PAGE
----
Forbes: Dinky Drives To Drive New Devices

With a small hard drive, and a little imagination, the folks at Apple came up with the iPod, creating a massive consumer market segment in the process. As the makers of the tiny drives struggle to keep up with current demand, others are looking at what Apple has done and are trying to see how the small drives can be used in other devices as well. The challenge, according to a Forbes article, is to make the drives cheap enough to keep the device it ends up in within the means of a majority of consumers, and thatis not easy. From the Forbes article:

There are a lot of lessons still being learned from devices like Apple Computeris iPod music player, and not all of them have to do with how the music business is changing.

These lessons include what else is changing the consumer electronics business in general, and how that industry now has to look at data storage. One important trend that bears watching is the phenomenon of the small hard drive. Apple, with its iPod and iPod Mini, along with their many imitators, have proved that with a small hard drive designed into a clever product you can make big changes in the consumer electronics industry.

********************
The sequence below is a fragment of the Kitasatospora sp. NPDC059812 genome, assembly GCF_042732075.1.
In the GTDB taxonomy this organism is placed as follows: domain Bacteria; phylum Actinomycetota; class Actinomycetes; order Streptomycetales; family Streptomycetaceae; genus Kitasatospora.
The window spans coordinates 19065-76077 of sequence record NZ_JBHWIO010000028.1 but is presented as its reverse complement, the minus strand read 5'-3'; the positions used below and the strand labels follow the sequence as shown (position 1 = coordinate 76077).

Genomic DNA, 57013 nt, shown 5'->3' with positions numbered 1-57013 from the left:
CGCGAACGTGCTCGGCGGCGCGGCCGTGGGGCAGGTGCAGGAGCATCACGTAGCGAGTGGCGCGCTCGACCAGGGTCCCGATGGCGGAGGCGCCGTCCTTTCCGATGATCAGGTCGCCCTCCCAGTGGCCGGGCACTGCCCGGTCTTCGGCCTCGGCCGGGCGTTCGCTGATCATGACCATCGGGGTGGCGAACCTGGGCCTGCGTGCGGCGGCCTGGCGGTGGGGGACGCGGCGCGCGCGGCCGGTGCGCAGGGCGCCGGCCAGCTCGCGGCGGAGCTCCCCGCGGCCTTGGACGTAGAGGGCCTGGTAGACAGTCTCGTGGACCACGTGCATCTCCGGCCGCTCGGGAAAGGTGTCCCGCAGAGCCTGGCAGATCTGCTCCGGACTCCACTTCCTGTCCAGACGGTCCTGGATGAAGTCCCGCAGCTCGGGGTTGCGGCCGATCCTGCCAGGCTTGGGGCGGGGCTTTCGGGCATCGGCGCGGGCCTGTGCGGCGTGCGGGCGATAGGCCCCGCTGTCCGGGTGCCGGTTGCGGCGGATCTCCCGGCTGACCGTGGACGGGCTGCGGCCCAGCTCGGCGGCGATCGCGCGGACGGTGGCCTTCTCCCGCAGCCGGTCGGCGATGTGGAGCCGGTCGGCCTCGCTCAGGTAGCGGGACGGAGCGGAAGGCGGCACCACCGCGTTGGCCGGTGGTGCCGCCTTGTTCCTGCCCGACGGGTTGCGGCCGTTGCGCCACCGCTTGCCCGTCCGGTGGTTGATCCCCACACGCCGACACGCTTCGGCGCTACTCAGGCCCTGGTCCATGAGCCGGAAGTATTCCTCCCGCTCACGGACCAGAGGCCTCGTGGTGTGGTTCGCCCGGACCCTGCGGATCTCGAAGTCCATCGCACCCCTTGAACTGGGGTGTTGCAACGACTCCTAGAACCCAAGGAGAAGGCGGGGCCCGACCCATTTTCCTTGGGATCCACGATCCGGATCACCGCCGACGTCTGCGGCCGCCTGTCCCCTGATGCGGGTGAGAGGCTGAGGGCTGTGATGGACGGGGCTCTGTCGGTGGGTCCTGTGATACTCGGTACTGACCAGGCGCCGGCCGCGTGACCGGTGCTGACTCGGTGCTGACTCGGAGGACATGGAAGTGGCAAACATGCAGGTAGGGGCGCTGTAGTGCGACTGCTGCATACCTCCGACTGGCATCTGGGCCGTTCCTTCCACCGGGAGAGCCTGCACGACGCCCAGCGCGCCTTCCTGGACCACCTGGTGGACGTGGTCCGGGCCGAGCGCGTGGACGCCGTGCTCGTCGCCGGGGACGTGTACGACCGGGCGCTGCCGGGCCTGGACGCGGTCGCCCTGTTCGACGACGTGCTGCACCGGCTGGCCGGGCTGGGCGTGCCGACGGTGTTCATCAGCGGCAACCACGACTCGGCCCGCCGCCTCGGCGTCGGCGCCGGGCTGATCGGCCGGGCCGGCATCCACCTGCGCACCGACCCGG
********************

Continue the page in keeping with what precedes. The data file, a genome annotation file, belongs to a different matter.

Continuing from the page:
This lesson has been taken to heart by many in the storage industry. Companies like Toshiba and Hitachi in Japan and the privately held Cornice in the United States are creating ever smaller drives, that can pack a few gigabytes of storage on them, and they could start showing up in cell phones and PDAs as regular components as early as this year.

Today chipmaker Agere Systems announced new technology for chips that go inside hard drives. The new chips are aimed at helping hard drive manufacturers meet new demand for putting media files of all types--music, video, and whatever else you can think of--on an increasingly wide array of consumer electronics.

The article goes on to discuss some of the devices small hard drives might be used in, and the challenges of creating drives cheap enough to be purchased by the average consumer. You can read the full article at Forbes.